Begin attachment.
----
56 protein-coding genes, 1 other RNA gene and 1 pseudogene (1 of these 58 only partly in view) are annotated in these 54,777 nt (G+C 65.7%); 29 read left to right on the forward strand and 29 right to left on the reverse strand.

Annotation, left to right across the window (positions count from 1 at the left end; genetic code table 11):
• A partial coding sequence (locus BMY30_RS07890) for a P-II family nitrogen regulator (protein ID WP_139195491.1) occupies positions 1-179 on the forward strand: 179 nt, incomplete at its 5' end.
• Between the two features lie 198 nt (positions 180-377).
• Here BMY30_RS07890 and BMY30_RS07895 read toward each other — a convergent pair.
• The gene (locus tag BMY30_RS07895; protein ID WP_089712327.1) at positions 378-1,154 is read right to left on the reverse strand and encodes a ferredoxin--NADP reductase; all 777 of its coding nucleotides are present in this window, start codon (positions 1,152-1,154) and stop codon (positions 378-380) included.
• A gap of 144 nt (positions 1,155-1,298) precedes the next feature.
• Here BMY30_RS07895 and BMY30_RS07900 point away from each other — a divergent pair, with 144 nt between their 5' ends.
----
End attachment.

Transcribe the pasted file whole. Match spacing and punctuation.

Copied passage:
56 protein-coding genes, 1 other RNA gene and 1 pseudogene (1 of these 58 only partly in view) are annotated in these 54,777 nt (G+C 65.7%); 29 read left to right on the forward strand and 29 right to left on the reverse strand.

Annotation, left to right across the window (positions count from 1 at the left end; genetic code table 11):
• A partial coding sequence (locus BMY30_RS07890) for a P-II family nitrogen regulator (protein ID WP_139195491.1) occupies positions 1-179 on the forward strand: 179 nt, incomplete at its 5' end.
• Between the two features lie 198 nt (positions 180-377).
• Here BMY30_RS07890 and BMY30_RS07895 read toward each other — a convergent pair.
• The gene (locus tag BMY30_RS07895; protein ID WP_089712327.1) at positions 378-1,154 is read right to left on the reverse strand and encodes a ferredoxin--NADP reductase; all 777 of its coding nucleotides are present in this window, start codon (positions 1,152-1,154) and stop codon (positions 378-380) included.
• A gap of 144 nt (positions 1,155-1,298) precedes the next feature.
• Here BMY30_RS07895 and BMY30_RS07900 point away from each other — a divergent pair, with 144 nt between their 5' ends.